ES: Well, Harryette Mullen is actually one of the figures that I treat in the book. So there are a lot of connections. The two books were very synergistic for me, and I was working on them at the same time. Renegade Poetics is, just briefly, an attempt to reckon with the concept of black aesthetics, not even so much as it actually operated within the Black Arts Movement (the 1960’s and 1970’s sister movement to the Black Power movement), but the idea of black aesthetics that got solidified out of that movement, after that movement was over, and which has come to represent black aesthetics as a concept: a very limiting prescriptive set of terms for what black poetry is or should be. That term symbolizes for me, in a lot of ways, the kinds of expectations that various readers of different races would bring to what they think of as black poetry, and the book is an attempt to look at poets and poems who would be considered what I call “recognizably black,” and those that might not be considered “recognizably black,” and analyze them for ways in which they are both working with, against, and through those expectations in order to have readers experience their work in a less pre-determined way. So I talk about Gwendolyn Brooks, Sonia Sanchez, and Harryette Mullen together, as black women writing epics that engage both racial and gendered expectations for poetry. And then a second section of the book looks at what we might call black nature poets: Ed Roberson, Anne Spencer from the Harlem Renaissance, and Will Alexander, all of whom bring racial experience and ideology to bear, in ways that are not entirely obvious, on thinking about the natural environment, what that idea of nature really is, and the relationship between humans and the rest of it. So it’s a book that tries to look at the 20th century not comprehensively, but by touching on poets from a number of periods and regional spaces and historical moments, to give us a more expanded sense of what black aesthetics might be.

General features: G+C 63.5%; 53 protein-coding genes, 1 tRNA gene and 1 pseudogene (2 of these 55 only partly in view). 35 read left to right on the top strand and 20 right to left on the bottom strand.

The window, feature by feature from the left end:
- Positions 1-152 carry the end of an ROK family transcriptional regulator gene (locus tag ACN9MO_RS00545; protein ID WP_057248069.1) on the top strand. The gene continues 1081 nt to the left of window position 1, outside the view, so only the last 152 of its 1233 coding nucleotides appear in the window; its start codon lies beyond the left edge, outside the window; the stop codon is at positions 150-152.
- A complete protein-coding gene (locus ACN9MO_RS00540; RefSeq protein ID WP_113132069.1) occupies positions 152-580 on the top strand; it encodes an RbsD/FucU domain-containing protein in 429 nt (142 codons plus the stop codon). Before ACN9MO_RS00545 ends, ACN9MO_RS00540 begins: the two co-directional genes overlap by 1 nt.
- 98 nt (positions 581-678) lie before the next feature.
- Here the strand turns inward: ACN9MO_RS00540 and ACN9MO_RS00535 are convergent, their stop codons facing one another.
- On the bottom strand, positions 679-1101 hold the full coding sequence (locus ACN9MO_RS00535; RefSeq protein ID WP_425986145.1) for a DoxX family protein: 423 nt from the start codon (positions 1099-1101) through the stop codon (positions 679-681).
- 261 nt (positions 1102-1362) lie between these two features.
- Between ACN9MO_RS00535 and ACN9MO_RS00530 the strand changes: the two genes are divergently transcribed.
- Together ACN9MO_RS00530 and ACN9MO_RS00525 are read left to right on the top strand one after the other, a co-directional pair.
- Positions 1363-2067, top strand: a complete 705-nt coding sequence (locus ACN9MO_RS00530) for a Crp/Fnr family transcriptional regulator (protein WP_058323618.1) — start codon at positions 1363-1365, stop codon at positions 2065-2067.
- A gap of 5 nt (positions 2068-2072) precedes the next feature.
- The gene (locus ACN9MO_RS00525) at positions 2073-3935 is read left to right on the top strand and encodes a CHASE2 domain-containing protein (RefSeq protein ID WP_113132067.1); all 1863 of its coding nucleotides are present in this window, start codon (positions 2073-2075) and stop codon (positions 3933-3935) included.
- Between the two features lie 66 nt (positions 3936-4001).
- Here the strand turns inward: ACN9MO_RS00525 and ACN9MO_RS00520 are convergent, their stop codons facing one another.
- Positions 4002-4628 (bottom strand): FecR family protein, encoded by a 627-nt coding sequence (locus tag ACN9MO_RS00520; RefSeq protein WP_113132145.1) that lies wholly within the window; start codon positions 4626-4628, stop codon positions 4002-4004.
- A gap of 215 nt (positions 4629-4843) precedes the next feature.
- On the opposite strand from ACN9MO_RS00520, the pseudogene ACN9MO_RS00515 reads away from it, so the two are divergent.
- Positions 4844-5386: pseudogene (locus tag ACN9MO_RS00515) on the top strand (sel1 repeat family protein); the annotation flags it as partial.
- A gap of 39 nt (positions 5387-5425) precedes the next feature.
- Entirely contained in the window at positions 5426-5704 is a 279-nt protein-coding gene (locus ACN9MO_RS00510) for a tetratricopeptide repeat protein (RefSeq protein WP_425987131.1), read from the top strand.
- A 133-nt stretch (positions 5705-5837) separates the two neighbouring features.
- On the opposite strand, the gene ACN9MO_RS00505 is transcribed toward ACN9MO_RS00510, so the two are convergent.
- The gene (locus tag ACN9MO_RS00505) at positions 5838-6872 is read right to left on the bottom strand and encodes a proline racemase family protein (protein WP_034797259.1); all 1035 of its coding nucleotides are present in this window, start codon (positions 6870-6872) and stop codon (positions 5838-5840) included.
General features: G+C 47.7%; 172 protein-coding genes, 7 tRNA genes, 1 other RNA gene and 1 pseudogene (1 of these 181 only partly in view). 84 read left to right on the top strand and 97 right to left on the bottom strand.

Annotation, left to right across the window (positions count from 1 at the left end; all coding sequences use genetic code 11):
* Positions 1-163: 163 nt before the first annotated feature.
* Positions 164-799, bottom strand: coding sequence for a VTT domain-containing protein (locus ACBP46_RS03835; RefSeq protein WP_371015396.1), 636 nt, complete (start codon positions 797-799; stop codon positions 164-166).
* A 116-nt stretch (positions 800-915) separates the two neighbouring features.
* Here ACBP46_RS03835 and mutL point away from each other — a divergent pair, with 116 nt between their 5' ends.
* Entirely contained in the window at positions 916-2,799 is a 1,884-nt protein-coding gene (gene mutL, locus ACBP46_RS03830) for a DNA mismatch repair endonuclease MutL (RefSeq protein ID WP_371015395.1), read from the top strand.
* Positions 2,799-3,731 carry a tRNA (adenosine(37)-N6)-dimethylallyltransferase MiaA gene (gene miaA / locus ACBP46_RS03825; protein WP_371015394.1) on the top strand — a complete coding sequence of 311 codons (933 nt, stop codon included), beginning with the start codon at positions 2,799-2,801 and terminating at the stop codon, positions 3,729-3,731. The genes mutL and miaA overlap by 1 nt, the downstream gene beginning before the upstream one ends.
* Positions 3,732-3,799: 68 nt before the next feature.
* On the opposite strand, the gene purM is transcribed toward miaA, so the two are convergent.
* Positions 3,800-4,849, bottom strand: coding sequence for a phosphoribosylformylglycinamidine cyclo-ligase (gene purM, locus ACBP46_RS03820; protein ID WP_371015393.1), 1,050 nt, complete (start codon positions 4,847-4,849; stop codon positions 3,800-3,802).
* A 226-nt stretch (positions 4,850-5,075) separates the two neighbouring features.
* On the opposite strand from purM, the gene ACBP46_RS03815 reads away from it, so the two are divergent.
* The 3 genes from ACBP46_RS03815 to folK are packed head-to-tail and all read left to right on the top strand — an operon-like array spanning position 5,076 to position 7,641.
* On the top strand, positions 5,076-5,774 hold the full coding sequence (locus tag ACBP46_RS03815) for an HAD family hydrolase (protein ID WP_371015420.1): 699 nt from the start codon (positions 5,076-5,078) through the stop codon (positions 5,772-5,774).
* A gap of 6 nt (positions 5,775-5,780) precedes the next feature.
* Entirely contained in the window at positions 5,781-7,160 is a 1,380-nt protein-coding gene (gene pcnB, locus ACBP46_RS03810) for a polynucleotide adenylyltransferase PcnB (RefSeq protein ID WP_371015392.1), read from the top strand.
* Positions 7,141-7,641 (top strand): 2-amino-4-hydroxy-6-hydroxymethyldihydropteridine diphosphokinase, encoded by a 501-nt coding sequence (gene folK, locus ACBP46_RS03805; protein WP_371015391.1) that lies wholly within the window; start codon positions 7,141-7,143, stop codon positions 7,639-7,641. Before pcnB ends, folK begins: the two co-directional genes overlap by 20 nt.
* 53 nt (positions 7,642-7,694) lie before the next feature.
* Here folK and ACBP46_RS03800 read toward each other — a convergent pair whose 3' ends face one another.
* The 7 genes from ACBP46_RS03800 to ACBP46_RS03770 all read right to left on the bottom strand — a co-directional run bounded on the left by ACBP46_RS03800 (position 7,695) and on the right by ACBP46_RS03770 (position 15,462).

HL from Dead Mule: I know that you don’t use capital letters in your poetry (but do in your prose). Can you explain why? I thought e.e. cummings already did this. I don’t have a problem with it I just don’t understand. I understand that all educated, English-speaking people use standard American English in their prose. No need to explain that.